That rising influence has come naturally. Companies understand that to differentiate, they need more and better Web and mobile apps to interact with customers and partners -- as well as constantly evolving core applications that mirror whatever processes make that company unique, from pharmaceutical research to advanced delivery logistics.
This sharply rising demand for code, which includes a commitment to continuous improvement, simply can't be met if developers build from scratch. Public APIs like those Twilio offers, along with open source projects and the cloud platforms on which to build applications, all come into play.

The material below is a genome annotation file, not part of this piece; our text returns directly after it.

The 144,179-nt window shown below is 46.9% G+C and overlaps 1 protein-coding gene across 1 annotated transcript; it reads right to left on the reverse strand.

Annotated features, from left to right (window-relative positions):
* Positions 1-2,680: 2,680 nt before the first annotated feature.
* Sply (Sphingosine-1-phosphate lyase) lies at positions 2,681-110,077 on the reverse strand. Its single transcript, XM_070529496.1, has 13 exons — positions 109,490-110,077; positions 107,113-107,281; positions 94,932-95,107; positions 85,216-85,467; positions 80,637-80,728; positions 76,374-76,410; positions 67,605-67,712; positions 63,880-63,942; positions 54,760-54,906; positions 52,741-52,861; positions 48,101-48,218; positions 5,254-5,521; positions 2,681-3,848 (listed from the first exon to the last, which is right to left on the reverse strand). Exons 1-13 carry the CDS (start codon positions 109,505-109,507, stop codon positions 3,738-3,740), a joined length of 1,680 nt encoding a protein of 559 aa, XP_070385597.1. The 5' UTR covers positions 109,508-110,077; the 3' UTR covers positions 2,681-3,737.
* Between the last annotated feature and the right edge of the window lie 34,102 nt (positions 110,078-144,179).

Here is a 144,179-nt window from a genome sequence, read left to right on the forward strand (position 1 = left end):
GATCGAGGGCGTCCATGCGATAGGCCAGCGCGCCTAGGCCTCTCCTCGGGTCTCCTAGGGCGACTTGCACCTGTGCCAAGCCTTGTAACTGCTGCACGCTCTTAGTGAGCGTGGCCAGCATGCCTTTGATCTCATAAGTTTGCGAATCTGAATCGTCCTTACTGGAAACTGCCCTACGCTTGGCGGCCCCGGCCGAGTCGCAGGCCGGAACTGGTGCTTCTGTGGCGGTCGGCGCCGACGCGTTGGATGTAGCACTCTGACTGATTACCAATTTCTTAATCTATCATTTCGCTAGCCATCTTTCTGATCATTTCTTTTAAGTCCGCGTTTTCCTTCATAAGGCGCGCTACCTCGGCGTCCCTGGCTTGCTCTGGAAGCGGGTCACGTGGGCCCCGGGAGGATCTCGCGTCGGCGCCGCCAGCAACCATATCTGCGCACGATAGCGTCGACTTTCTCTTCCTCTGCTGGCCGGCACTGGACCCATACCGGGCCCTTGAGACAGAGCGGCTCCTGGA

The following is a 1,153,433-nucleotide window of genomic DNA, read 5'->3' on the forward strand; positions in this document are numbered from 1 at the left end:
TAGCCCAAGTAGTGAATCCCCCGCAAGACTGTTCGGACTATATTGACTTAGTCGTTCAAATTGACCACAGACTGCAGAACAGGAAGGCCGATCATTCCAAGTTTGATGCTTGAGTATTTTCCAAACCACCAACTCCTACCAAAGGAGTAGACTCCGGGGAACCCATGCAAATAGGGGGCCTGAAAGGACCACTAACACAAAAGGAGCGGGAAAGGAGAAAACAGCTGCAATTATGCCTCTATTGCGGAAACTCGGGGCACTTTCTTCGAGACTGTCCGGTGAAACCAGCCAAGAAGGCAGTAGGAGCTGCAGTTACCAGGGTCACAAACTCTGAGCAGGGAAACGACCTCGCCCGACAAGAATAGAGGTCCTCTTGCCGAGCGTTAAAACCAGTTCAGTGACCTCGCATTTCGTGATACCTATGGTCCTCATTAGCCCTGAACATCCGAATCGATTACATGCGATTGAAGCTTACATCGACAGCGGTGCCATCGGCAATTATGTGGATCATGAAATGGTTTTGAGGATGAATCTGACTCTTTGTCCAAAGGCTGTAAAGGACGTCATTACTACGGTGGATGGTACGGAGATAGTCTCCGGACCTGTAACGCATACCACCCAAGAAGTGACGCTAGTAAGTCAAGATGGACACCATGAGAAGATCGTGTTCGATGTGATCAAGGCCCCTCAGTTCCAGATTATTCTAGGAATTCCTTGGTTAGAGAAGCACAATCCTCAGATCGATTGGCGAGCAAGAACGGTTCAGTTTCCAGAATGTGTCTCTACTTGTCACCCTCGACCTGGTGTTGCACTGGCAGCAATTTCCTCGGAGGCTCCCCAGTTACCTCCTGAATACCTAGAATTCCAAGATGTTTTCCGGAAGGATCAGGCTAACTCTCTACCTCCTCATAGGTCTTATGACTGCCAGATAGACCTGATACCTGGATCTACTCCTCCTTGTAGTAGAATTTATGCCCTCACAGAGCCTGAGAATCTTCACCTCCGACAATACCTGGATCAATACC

Who should choose which of those resources to use? The developers who actually work with them on the ground, not a CIO several times removed from the issue at hand.
As Lawson says, the barriers to adoption have dropped so low, there's little downside risk in trying, say, one cloud service versus another. But downstream, those try-before-you-commit decisions will have a major effect on how enterprise customers spend their technology budget.
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